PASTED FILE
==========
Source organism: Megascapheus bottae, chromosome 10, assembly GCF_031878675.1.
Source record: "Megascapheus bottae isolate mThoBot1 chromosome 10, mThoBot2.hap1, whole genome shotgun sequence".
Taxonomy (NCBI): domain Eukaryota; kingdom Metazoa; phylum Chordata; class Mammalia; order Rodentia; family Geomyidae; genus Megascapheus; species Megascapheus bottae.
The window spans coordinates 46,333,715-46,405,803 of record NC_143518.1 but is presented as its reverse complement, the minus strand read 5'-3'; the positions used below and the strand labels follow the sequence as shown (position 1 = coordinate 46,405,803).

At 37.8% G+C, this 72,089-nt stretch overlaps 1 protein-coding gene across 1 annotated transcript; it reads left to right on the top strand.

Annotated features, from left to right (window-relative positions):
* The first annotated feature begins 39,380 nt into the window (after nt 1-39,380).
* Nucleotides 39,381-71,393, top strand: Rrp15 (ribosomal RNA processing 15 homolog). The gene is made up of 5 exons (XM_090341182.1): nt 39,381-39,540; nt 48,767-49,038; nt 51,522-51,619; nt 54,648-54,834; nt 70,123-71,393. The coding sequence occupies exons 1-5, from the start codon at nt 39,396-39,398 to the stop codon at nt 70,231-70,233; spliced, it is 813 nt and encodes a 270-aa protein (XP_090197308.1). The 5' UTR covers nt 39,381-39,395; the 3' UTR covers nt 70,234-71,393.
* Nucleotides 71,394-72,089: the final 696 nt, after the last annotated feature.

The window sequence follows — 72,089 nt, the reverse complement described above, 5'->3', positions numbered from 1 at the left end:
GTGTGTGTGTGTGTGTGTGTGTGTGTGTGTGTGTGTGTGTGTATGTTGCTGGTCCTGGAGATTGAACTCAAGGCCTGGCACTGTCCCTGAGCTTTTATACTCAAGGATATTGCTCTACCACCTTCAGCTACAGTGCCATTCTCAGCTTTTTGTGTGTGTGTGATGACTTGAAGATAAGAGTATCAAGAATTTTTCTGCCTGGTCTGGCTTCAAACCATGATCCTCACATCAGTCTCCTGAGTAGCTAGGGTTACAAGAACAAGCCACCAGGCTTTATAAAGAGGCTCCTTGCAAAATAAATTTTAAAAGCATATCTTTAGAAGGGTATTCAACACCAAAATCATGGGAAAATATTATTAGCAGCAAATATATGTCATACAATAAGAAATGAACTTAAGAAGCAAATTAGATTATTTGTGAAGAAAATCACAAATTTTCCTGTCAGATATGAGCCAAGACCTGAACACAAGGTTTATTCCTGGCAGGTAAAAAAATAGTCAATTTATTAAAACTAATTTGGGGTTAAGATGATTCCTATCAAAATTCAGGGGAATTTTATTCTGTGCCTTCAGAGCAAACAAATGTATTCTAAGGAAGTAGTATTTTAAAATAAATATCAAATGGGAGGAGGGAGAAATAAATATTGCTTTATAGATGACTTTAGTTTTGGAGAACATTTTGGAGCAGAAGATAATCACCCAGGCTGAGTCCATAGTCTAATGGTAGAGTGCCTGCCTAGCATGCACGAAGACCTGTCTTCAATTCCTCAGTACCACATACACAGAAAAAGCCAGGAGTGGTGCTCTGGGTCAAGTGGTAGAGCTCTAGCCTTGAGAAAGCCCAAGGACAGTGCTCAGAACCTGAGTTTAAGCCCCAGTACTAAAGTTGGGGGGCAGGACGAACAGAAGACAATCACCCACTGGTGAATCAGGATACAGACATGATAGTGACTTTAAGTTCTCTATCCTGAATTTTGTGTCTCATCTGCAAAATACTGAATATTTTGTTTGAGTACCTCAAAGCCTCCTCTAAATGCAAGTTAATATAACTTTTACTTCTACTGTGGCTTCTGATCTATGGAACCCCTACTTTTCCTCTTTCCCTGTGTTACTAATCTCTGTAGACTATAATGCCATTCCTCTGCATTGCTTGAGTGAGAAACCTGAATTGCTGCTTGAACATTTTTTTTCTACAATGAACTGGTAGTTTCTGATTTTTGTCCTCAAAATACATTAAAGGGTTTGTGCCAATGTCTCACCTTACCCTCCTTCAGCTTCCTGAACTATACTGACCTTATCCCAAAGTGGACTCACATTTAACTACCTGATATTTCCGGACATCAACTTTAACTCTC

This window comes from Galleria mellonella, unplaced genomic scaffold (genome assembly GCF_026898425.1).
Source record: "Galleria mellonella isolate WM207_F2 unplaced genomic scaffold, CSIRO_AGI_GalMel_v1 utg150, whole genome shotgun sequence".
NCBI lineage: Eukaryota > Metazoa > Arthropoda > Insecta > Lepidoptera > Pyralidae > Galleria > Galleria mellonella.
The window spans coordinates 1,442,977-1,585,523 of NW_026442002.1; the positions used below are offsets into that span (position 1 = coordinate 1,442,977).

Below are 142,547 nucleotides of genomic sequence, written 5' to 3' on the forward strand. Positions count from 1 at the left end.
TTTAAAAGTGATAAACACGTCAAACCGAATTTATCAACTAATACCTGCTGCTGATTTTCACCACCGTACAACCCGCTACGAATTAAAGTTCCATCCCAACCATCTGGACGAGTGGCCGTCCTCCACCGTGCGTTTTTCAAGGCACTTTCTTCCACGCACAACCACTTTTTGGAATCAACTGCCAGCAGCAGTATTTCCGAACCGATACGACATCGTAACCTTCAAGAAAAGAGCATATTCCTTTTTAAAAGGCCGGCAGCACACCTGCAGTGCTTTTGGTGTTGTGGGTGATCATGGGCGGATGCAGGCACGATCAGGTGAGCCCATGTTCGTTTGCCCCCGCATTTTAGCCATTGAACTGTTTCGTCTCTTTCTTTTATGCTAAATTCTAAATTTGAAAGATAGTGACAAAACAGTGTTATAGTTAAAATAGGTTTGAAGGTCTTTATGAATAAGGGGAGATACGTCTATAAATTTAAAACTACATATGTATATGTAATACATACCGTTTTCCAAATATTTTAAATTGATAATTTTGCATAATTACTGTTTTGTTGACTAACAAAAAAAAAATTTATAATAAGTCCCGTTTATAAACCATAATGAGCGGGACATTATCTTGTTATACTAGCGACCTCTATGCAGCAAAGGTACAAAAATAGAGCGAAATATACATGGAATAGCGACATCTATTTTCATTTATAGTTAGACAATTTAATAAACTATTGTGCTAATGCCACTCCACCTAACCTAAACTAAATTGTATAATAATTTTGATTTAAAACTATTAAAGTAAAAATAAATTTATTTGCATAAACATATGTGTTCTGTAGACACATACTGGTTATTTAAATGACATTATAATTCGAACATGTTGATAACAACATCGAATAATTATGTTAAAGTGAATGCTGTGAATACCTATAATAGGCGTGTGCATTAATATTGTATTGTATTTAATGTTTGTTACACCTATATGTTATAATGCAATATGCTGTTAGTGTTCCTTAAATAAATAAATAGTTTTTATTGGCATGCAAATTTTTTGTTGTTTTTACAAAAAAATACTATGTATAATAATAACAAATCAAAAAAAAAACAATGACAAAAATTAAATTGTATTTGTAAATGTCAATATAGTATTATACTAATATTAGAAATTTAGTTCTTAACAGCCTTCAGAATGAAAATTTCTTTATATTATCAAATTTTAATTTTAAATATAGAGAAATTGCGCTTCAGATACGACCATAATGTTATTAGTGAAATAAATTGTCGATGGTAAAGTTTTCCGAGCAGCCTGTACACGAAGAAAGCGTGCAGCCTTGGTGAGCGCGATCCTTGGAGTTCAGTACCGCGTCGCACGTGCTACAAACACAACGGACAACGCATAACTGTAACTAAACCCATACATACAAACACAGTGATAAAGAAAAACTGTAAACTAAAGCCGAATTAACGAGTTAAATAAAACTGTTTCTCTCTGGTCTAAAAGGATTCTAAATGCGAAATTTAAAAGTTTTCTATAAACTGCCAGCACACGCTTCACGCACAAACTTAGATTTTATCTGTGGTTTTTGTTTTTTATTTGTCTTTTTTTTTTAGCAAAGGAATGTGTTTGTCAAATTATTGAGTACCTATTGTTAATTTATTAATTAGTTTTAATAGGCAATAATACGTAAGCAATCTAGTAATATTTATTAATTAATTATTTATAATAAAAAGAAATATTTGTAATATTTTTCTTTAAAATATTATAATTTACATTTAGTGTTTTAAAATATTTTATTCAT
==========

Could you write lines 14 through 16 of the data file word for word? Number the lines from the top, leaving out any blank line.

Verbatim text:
NCBI lineage: Eukaryota > Metazoa > Arthropoda > Insecta > Lepidoptera > Pyralidae > Galleria > Galleria mellonella.
The window spans coordinates 1,442,977-1,585,523 of NW_026442002.1; the positions used below are offsets into that span (position 1 = coordinate 1,442,977).

Below are 142,547 nucleotides of genomic sequence, written 5' to 3' on the forward strand. Positions count from 1 at the left end.